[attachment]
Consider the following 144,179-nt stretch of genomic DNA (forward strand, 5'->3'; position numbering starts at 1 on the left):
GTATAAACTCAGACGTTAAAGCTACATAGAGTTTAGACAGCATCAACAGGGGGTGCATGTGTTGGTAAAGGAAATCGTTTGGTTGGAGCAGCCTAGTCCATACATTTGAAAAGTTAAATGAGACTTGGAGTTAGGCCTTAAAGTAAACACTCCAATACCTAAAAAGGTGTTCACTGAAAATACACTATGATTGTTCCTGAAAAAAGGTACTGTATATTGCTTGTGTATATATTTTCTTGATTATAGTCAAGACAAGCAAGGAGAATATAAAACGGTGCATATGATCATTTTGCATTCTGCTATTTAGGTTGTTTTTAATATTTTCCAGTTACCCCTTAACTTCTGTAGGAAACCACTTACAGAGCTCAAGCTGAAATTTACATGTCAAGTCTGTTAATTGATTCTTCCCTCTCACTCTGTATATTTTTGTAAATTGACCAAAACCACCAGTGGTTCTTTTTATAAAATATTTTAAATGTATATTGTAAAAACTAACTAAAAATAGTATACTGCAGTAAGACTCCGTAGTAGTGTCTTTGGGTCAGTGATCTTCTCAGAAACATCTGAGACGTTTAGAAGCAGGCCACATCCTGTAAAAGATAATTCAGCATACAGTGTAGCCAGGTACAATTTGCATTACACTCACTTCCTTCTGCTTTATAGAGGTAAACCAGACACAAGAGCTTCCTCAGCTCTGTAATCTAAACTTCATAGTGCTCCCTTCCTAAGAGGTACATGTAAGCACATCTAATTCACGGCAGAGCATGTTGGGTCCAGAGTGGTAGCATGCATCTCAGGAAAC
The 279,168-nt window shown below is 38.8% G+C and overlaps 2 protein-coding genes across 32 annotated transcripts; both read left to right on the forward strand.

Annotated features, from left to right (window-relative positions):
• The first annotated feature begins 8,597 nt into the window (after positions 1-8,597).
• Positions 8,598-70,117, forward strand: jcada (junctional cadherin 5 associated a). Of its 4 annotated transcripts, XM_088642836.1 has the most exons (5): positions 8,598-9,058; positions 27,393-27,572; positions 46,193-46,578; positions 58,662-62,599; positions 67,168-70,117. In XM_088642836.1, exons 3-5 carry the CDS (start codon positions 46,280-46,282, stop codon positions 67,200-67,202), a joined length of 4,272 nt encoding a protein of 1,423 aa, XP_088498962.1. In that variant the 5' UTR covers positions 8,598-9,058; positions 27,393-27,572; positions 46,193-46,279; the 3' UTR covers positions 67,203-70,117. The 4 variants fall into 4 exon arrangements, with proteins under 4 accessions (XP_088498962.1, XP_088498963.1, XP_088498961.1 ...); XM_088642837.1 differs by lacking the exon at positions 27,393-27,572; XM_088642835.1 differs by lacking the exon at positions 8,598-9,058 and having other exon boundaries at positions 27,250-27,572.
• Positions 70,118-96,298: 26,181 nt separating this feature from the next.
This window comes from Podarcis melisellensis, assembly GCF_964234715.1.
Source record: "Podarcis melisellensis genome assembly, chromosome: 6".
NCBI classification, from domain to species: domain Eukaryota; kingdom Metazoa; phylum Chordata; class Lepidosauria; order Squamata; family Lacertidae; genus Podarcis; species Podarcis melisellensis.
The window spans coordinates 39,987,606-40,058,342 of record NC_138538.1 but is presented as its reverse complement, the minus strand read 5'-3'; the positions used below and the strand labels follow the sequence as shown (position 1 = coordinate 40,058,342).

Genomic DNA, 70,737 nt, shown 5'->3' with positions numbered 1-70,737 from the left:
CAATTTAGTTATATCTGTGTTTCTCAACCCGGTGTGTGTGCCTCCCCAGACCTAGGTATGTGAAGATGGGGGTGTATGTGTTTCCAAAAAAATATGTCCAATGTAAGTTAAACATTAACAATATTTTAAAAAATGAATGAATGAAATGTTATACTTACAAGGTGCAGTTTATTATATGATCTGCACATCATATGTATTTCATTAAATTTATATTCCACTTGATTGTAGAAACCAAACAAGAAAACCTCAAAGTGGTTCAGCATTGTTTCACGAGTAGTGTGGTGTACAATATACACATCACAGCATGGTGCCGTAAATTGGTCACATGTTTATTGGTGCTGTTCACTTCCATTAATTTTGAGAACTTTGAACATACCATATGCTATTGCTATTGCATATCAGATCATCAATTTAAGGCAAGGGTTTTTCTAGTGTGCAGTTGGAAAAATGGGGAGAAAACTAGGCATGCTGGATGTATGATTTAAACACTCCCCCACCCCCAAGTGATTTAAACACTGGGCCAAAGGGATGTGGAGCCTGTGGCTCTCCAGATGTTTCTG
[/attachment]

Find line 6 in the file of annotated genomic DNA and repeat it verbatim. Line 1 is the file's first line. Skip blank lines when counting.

• Positions 8,598-70,117, forward strand: jcada (junctional cadherin 5 associated a). Of its 4 annotated transcripts, XM_088642836.1 has the most exons (5): positions 8,598-9,058; positions 27,393-27,572; positions 46,193-46,578; positions 58,662-62,599; positions 67,168-70,117. In XM_088642836.1, exons 3-5 carry the CDS (start codon positions 46,280-46,282, stop codon positions 67,200-67,202), a joined length of 4,272 nt encoding a protein of 1,423 aa, XP_088498962.1. In that variant the 5' UTR covers positions 8,598-9,058; positions 27,393-27,572; positions 46,193-46,279; the 3' UTR covers positions 67,203-70,117. The 4 variants fall into 4 exon arrangements, with proteins under 4 accessions (XP_088498962.1, XP_088498963.1, XP_088498961.1 ...); XM_088642837.1 differs by lacking the exon at positions 27,393-27,572; XM_088642835.1 differs by lacking the exon at positions 8,598-9,058 and having other exon boundaries at positions 27,250-27,572.